The Internal Revenue Service targets individual taxpayers and corporations for audits at higher rates when Democrats are in control of the White House, according to a study highlighted by Harvard University’s Shorenstein Center for Media, Politics and Public Policy.
The study by Sutirtha Bagchi, an assistant professor of economics at Villanova University, examined IRS budget and personnel figures dating back to 1978 to determine "whether presidential administrations use executive power to affect IRS resources and priorities and thus influence the effective tax rate to support their larger policy goals," according to the Shorenstein Center.
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The study found a statistically significant correlation between the party of the president and the number of individual income tax returns audited by the IRS. On average, four percent more individual income tax audits were performed under Democratic administrations than under Republican administrations.
Corporate income tax audits were found to be five percent higher under Democratic administrations than under Republican administrations.
The study found that the party in control of the House of Representatives and the Senate had no statistical impact on the frequency of audits.
Harvard’s Shorenstein Center highlighted the study as the IRS faces criticism for targeting conservative groups that sought tax-exempt status before the 2012 presidential election.
Despite variation in the number of audits, the study concluded that the president’s party and the party in control of the House of Representatives does not significantly impact the size of the IRS’s budget and workforce.
However, the study found an increased IRS budget and workforce when Democrats control the Senate. Additionally, the president’s party was shown to have a statistically significant impact on the number of enforcement personnel employed by the IRS when the House of Representatives and Senate are both controlled by Democrats.
"During the heyday of the IRS scandal, when conservative groups critical of President Obama saw their applications for tax exempt status delayed, questioned or killed, Democrats controlled the House and Senate," Washington Examiner reporter Paul Bedard noted.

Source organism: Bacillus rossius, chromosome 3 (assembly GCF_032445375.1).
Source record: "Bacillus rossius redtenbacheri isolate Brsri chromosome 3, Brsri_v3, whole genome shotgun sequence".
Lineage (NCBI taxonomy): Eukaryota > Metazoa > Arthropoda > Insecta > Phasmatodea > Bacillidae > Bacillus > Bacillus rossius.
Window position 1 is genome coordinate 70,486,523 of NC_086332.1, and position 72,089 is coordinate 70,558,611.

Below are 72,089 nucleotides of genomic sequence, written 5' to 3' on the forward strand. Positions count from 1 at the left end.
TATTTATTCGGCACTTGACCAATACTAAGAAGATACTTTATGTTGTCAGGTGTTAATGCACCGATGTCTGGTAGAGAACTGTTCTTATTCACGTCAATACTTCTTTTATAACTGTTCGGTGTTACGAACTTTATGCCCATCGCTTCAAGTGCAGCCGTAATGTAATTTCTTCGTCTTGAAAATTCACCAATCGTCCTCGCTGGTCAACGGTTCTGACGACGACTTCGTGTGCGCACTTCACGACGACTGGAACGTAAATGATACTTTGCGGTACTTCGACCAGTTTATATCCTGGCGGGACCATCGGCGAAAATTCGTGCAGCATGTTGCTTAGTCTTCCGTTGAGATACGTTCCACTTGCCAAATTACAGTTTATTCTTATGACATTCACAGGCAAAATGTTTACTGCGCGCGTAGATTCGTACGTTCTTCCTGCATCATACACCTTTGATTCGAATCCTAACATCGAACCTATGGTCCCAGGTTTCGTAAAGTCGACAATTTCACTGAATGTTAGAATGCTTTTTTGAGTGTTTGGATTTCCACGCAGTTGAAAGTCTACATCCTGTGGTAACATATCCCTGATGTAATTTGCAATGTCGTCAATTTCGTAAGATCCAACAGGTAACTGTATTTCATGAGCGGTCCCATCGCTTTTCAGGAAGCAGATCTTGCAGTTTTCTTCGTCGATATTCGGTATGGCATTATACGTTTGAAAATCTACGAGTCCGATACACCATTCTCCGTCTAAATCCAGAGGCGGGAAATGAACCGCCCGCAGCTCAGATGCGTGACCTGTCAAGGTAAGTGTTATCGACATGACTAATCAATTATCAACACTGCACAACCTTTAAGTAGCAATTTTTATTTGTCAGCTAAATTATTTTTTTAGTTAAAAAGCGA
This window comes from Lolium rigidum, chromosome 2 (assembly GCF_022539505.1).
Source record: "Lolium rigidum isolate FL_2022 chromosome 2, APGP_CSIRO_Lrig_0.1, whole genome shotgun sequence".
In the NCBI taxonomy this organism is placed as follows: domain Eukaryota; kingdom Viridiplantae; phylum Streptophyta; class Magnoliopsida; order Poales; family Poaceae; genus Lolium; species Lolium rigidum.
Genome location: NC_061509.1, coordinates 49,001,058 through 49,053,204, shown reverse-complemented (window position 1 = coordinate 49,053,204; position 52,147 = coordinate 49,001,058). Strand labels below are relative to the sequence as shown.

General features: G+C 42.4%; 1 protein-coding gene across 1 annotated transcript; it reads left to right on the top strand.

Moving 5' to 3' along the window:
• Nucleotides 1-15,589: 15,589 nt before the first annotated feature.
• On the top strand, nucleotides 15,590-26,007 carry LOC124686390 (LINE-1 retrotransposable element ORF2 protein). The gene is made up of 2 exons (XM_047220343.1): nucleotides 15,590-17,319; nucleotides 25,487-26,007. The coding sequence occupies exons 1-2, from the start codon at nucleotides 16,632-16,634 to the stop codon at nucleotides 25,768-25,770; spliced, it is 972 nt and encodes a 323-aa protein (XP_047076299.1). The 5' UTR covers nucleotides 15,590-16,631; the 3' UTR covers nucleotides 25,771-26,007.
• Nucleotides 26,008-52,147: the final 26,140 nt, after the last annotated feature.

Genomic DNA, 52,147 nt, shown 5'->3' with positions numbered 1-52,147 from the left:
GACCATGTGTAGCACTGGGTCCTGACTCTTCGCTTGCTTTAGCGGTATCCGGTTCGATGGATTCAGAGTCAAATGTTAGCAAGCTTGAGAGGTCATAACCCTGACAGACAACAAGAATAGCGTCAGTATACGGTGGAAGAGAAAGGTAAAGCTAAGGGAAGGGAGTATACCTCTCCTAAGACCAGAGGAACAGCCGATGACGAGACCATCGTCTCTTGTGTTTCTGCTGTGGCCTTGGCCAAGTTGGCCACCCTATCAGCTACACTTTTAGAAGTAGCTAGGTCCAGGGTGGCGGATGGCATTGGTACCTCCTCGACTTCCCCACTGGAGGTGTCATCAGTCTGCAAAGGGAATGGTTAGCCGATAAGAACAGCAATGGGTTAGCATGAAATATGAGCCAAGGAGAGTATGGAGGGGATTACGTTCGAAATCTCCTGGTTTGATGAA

On Monday, Citizens Against Government Waste, a nonpartisan government watchdog group, named IRS Commissioner John Koskinen its 2015 "Porker of the Year" due to a "long litany of incompetence and obstruction" as head of the agency.
"Over the course of several hearings investigating the IRS targeting of conservative groups, Commissioner Koskinen repeatedly stonewalled and mislead members of Congress during the search for Lois Lerner’s emails, while refusing to ensure that IRS targeting would never happen again," the group said.
"His agency, in the face of a congressional subpoena, erased backup tapes containing as many as 24,000 emails from Lerner. Worse yet, a July 23, 2015 Government Accountability Office report found that more than two years after the scandal gained national attention, ‘the IRS has not taken sufficient steps to prevent targeting Americans based on their personal beliefs.’"
Investigators at the Government Accountability Office warned earlier this month that the IRS could still inappropriately target organizations due to deficiencies in how they are selected for audits.
"The control deficiencies increase the risk of selecting organizations for audit in an unfair manner—for example, based on an organization’s religious, educational, political, or other views," a GAO investigator said.
The IRS could not be reached for comment.